Ford Motor Co. is requesting President Barack Obama's administration to make changes to a free trade pact with South Korea that is expected to lead to a "rapid" jump in US auto sales in that country, according to Steve Biegun, Ford vice president for international governmental affairs.
Biegun said that Ford is asking for the complete elimination of Korean barriers to the market. He added that Ford seeks a rapid increase in imports that would be accomplished in an enforceable way.
Biegun is insisting though that Ford isn't demanding for a guaranteed share of South Korea's new-car market, which is estimated at about $30 billion annually.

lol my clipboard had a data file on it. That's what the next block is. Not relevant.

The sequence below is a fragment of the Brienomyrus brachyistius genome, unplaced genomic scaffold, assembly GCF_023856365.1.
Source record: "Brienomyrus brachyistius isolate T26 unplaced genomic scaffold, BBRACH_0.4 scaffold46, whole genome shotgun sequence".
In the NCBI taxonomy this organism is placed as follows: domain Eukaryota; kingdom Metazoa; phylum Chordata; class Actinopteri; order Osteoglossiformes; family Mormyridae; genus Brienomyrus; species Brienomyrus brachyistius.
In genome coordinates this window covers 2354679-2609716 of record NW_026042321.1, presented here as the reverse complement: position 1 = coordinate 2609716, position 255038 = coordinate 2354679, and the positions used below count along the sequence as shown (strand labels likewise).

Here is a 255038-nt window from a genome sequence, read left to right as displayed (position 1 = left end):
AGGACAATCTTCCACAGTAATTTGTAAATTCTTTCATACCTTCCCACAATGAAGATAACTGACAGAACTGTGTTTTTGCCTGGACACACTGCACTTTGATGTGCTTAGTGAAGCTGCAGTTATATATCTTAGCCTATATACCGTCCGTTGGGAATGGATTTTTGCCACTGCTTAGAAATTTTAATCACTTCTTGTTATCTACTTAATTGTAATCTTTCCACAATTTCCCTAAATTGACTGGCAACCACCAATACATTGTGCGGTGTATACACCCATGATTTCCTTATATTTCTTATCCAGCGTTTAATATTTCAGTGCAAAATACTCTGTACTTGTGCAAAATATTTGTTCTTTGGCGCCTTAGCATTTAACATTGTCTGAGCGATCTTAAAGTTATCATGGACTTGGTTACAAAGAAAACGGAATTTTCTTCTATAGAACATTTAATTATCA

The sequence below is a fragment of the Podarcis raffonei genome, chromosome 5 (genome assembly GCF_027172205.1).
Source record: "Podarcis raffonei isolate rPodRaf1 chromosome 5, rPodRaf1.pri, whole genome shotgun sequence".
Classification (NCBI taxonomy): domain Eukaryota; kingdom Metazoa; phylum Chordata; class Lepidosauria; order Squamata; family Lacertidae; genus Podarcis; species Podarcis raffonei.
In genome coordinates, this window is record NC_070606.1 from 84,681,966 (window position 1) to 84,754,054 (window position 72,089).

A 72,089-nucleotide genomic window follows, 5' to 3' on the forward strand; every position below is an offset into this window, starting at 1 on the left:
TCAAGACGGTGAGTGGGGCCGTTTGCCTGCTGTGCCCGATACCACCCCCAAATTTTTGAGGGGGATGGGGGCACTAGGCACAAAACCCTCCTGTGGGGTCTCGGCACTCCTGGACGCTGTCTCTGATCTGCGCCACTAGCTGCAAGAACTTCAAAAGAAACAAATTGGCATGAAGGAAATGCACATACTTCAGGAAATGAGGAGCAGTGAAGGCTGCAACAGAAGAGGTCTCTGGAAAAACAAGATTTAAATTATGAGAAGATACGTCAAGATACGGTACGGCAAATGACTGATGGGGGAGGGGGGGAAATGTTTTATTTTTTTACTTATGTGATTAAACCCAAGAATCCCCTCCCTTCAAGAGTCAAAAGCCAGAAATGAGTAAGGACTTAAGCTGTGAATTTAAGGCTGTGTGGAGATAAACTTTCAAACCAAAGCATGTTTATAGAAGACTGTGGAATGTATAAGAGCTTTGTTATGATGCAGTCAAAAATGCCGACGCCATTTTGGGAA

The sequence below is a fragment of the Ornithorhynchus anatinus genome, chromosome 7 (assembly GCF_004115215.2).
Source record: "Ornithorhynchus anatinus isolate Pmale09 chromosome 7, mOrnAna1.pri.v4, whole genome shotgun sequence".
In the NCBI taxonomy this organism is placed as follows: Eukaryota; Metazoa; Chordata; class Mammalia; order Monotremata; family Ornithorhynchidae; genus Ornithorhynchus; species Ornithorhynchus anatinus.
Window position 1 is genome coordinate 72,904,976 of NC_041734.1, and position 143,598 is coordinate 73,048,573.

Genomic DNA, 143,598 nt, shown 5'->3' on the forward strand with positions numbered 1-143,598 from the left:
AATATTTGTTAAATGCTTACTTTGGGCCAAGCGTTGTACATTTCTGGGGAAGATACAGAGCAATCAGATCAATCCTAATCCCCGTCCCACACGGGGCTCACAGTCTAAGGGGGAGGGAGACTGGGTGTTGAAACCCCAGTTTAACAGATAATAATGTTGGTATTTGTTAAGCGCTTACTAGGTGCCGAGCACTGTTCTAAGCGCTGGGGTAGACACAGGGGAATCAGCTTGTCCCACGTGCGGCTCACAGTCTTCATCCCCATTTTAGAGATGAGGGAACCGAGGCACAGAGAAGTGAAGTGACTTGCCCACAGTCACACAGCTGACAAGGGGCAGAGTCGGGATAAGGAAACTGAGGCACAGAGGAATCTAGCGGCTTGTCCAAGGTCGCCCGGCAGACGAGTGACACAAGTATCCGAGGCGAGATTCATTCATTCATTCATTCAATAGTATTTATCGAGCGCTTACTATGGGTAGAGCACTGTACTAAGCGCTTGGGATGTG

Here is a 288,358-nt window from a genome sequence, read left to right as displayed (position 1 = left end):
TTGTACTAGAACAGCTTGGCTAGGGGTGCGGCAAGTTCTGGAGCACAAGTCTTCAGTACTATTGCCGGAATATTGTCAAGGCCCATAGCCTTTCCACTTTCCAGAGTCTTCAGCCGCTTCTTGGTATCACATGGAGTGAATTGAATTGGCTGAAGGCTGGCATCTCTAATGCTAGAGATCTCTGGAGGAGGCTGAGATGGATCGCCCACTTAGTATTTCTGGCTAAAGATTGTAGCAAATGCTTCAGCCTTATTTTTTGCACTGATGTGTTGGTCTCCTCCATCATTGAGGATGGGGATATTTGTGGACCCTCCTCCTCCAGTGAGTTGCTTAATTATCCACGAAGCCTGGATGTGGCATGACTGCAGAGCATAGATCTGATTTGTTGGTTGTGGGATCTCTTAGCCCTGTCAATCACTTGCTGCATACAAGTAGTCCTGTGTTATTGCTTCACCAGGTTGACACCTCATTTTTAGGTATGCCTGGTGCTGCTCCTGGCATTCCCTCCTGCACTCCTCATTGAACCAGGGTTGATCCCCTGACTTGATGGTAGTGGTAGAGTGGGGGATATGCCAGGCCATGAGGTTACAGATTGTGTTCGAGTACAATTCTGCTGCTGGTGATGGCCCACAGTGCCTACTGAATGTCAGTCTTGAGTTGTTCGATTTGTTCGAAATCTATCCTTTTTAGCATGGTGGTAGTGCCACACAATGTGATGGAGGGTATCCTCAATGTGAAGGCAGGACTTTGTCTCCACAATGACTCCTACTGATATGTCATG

In an interview with reporters after an event with US Trade Representative Ron Kirk to launch its new Explorer sport-utility vehicle, Biegun remarked that there's no need for a quota but rather for an open market.
Ford has opposed the US-South Korea Free Trade Agreement negotiated and signed three years ago by the administration of then-President George W. Bush.
It's notable that Congress has never approved this agreement. Chrysler has also opposed the agreement in its current form. Meanwhile, General Motors Co., which is the principal owner of GM Daewoo in South Korea, has been neutral on the pact.
As mentioned in the complaint of Ford and the United Auto Workers union, the agreement is believed to be a failure in tearing down several longtime "non-tariff" barriers that have restricted US auto exports to South Korea to around 6,000 to 8,000 per year.